This afternoon I popped along to the cinema to watch Goosebumps 2: Haunted Halloween – the follow-up to 2015’s Goosebumps. The movie is currently previewing in select UK cinemas, with a general release set for the back-end of next week.

I am a big fan of the original Goosebumps, believing it to be a real Halloween treat that could and should be enjoyed every year around this time. While I liked Goosebumps 2: Haunted Halloween, I wasn’t as impressed with this sequel.

Goosebumps 2: Haunted Halloween isn’t a bad movie, in fact it is a whole heap of fun – the monsters are great, the actors work well and there are plenty of scares – but it doesn’t live up to the fun of the original movie and here’s why. While the cast do an admirable turn in the roles they are given, there’s someone missing and that someone is Jack Black.

In the original movie, Black took on the dual role of author R.L. Stine and the voice of Slappy, the ventriloquist dummy. This time around, Slappy is voiced by voice actor, Mick Wingert and Black’s role as Stine is reduced to little more than a quick cameo.

Black’s absence is felt a lot throughout the movie, specifically when it comes to an adult lead. Sure, the rest of the cast work fine, and the young actors at the centre of the film -Jeremy Ray Taylor, Madison Iseman and Caleel Harris – are all good, but without Black the story feels like it is missing its core.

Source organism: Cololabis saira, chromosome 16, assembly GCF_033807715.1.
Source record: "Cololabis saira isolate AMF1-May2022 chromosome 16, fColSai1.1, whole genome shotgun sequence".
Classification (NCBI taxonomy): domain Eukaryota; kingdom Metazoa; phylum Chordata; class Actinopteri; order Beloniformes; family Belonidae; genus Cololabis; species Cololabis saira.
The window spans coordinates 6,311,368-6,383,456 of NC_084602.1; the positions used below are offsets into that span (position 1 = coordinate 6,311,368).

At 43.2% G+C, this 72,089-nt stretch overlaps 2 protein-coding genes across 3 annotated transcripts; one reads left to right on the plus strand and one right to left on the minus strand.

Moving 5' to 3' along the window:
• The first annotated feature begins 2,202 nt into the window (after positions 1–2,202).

Rather strangely, Ken Jeong – better known as Chow in the Hangover film series – is drafted in as one of the adult stars of the movie, yet he’s not in the story nearly enough to fill Black’s absence. This picture would have greatly benefited from giving Jeong more to do – especially since he is a likeable addition to the story.

Perhaps the real misstep with Haunted Halloween is that the film takes a little too long to get going. The first half of the movie is quite slow, so by the time the action really kicks in there’s a distinct feeling that half the potential of the movie has been wasted.

Such a shame, because the second half of the movie is good – especially when it comes to the monsters. The gummy bear monsters in particular are pretty neat.

This is also a pretty creepy movie for a PG (something I enjoyed), and there are a few scenes that will frighten some of the younger members of the audience. The ending in particular leaves a loose end that not only teases a third entry in this series, but also ensures that a few kids will be having sleepless nights.

Hey, I like scares – so sue me.

As mentioned above, I did like Haunted Halloween – even if it seems like I didn’t – I just think that things needed to be tighter. It doesn’t match up to the original and I believe this makes the film a one-time watch rather than an annual classic.

If you’re a fan of the original and Haunted Halloween interests you then give it a go, just don’t expect it to grab you in the same way Goosebumps did. Perhaps things will be tightened up for the third movie, should it happen.

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